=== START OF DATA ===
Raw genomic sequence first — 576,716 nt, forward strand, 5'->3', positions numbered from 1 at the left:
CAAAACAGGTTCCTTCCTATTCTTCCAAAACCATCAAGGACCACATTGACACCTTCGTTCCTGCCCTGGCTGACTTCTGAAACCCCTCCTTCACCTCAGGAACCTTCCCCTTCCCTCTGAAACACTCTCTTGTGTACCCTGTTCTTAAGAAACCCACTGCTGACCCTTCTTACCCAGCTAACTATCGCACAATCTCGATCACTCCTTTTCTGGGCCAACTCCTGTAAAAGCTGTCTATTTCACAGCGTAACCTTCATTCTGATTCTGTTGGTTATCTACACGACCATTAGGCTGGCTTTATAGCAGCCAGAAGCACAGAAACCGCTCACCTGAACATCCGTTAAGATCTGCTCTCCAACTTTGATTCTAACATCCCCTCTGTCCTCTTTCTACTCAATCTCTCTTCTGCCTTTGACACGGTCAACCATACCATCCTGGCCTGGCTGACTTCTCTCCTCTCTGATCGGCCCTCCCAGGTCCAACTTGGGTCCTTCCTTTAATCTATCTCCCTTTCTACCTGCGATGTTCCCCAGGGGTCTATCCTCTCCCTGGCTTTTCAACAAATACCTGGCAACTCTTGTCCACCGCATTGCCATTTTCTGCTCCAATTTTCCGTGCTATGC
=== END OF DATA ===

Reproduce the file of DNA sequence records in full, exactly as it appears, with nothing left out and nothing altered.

Raw genomic sequence first — 576,716 nt, forward strand, 5'->3', positions numbered from 1 at the left:
CAAAACAGGTTCCTTCCTATTCTTCCAAAACCATCAAGGACCACATTGACACCTTCGTTCCTGCCCTGGCTGACTTCTGAAACCCCTCCTTCACCTCAGGAACCTTCCCCTTCCCTCTGAAACACTCTCTTGTGTACCCTGTTCTTAAGAAACCCACTGCTGACCCTTCTTACCCAGCTAACTATCGCACAATCTCGATCACTCCTTTTCTGGGCCAACTCCTGTAAAAGCTGTCTATTTCACAGCGTAACCTTCATTCTGATTCTGTTGGTTATCTACACGACCATTAGGCTGGCTTTATAGCAGCCAGAAGCACAGAAACCGCTCACCTGAACATCCGTTAAGATCTGCTCTCCAACTTTGATTCTAACATCCCCTCTGTCCTCTTTCTACTCAATCTCTCTTCTGCCTTTGACACGGTCAACCATACCATCCTGGCCTGGCTGACTTCTCTCCTCTCTGATCGGCCCTCCCAGGTCCAACTTGGGTCCTTCCTTTAATCTATCTCCCTTTCTACCTGCGATGTTCCCCAGGGGTCTATCCTCTCCCTGGCTTTTCAACAAATACCTGGCAACTCTTGTCCACCGCATTGCCATTTTCTGCTCCAATTTTCCGTGCTATGC